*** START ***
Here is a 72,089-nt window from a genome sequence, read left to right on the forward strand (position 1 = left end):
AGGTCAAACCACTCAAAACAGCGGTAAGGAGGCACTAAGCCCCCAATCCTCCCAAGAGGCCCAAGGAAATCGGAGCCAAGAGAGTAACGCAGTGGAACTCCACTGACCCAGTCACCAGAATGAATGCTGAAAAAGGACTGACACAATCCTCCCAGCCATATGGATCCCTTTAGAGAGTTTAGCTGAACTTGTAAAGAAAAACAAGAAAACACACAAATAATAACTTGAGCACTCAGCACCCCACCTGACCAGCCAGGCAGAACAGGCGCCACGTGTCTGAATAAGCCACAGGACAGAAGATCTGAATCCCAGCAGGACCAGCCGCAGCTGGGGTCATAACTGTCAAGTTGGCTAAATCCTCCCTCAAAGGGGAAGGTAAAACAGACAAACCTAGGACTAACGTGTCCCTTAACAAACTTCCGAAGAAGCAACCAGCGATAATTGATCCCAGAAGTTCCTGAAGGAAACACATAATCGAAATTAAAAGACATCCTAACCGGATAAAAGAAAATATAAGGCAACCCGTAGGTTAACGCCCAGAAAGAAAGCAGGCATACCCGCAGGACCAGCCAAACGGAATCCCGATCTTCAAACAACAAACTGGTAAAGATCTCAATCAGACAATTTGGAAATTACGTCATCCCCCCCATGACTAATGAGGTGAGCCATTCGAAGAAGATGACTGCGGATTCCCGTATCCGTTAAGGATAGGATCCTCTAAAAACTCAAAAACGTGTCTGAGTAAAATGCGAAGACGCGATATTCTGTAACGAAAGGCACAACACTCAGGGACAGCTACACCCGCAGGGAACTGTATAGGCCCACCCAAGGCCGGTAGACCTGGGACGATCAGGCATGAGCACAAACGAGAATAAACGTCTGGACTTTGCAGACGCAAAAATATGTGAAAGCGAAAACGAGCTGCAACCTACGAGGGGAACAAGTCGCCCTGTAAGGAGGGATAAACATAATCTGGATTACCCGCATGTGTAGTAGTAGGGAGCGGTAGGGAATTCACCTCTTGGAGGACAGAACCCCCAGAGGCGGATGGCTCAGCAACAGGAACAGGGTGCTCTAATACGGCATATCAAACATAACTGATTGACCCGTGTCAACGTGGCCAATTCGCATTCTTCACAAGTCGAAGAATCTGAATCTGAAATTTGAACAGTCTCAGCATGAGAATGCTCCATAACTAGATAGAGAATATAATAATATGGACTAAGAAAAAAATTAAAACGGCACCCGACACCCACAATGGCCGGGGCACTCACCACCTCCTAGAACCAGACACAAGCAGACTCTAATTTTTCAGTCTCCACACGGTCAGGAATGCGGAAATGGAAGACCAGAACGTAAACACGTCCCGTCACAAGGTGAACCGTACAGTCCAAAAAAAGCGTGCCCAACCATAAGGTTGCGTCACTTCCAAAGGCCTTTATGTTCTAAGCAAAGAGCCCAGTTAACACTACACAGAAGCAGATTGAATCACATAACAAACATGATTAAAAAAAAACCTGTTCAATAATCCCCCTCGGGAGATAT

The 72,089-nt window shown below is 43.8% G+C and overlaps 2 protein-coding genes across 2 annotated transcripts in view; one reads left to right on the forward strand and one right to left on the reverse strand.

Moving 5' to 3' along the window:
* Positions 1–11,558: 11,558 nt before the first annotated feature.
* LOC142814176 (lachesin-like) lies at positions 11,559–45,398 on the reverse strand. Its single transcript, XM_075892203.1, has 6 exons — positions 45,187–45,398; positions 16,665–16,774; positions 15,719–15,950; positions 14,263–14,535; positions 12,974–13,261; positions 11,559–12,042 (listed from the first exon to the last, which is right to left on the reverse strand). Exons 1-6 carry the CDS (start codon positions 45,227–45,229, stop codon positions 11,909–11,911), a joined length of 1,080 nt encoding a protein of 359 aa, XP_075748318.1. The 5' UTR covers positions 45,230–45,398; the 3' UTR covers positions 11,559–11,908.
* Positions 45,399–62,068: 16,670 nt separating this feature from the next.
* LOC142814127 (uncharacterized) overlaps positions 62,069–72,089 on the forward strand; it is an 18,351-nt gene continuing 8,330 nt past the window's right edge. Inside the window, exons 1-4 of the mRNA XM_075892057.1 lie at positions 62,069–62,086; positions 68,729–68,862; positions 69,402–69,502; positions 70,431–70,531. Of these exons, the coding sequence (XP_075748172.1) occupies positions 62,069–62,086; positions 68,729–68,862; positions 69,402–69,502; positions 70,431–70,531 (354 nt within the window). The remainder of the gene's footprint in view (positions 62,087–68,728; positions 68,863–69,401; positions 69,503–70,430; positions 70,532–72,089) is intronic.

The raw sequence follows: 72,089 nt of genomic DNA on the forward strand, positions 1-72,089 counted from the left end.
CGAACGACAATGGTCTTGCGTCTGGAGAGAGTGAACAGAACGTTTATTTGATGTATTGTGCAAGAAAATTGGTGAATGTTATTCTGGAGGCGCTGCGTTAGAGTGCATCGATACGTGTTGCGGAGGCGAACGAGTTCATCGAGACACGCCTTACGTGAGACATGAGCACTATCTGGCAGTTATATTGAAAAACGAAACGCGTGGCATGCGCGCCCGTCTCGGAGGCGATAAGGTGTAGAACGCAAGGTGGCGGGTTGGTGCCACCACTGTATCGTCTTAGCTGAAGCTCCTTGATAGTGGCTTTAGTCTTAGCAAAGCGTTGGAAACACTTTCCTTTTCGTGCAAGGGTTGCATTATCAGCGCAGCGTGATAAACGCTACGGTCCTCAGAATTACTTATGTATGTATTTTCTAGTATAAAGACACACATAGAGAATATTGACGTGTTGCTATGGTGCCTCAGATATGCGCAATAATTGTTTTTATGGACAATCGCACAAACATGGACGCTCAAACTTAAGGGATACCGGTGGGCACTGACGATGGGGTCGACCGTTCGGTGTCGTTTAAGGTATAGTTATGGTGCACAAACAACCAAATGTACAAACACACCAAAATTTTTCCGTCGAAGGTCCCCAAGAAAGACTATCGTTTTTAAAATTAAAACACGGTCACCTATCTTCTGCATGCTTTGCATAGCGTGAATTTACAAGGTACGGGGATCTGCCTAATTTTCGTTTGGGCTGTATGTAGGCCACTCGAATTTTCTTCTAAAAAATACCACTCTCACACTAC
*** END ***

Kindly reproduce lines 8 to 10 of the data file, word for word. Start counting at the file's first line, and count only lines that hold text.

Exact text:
* LOC142814127 (uncharacterized) overlaps positions 62,069–72,089 on the forward strand; it is an 18,351-nt gene continuing 8,330 nt past the window's right edge. Inside the window, exons 1-4 of the mRNA XM_075892057.1 lie at positions 62,069–62,086; positions 68,729–68,862; positions 69,402–69,502; positions 70,431–70,531. Of these exons, the coding sequence (XP_075748172.1) occupies positions 62,069–62,086; positions 68,729–68,862; positions 69,402–69,502; positions 70,431–70,531 (354 nt within the window). The remainder of the gene's footprint in view (positions 62,087–68,728; positions 68,863–69,401; positions 69,503–70,430; positions 70,532–72,089) is intronic.

The raw sequence follows: 72,089 nt of genomic DNA on the forward strand, positions 1-72,089 counted from the left end.
CGAACGACAATGGTCTTGCGTCTGGAGAGAGTGAACAGAACGTTTATTTGATGTATTGTGCAAGAAAATTGGTGAATGTTATTCTGGAGGCGCTGCGTTAGAGTGCATCGATACGTGTTGCGGAGGCGAACGAGTTCATCGAGACACGCCTTACGTGAGACATGAGCACTATCTGGCAGTTATATTGAAAAACGAAACGCGTGGCATGCGCGCCCGTCTCGGAGGCGATAAGGTGTAGAACGCAAGGTGGCGGGTTGGTGCCACCACTGTATCGTCTTAGCTGAAGCTCCTTGATAGTGGCTTTAGTCTTAGCAAAGCGTTGGAAACACTTTCCTTTTCGTGCAAGGGTTGCATTATCAGCGCAGCGTGATAAACGCTACGGTCCTCAGAATTACTTATGTATGTATTTTCTAGTATAAAGACACACATAGAGAATATTGACGTGTTGCTATGGTGCCTCAGATATGCGCAATAATTGTTTTTATGGACAATCGCACAAACATGGACGCTCAAACTTAAGGGATACCGGTGGGCACTGACGATGGGGTCGACCGTTCGGTGTCGTTTAAGGTATAGTTATGGTGCACAAACAACCAAATGTACAAACACACCAAAATTTTTCCGTCGAAGGTCCCCAAGAAAGACTATCGTTTTTAAAATTAAAACACGGTCACCTATCTTCTGCATGCTTTGCATAGCGTGAATTTACAAGGTACGGGGATCTGCCTAATTTTCGTTTGGGCTGTATGTAGGCCACTCGAATTTTCTTCTAAAAAATACCACTCTCACACTAC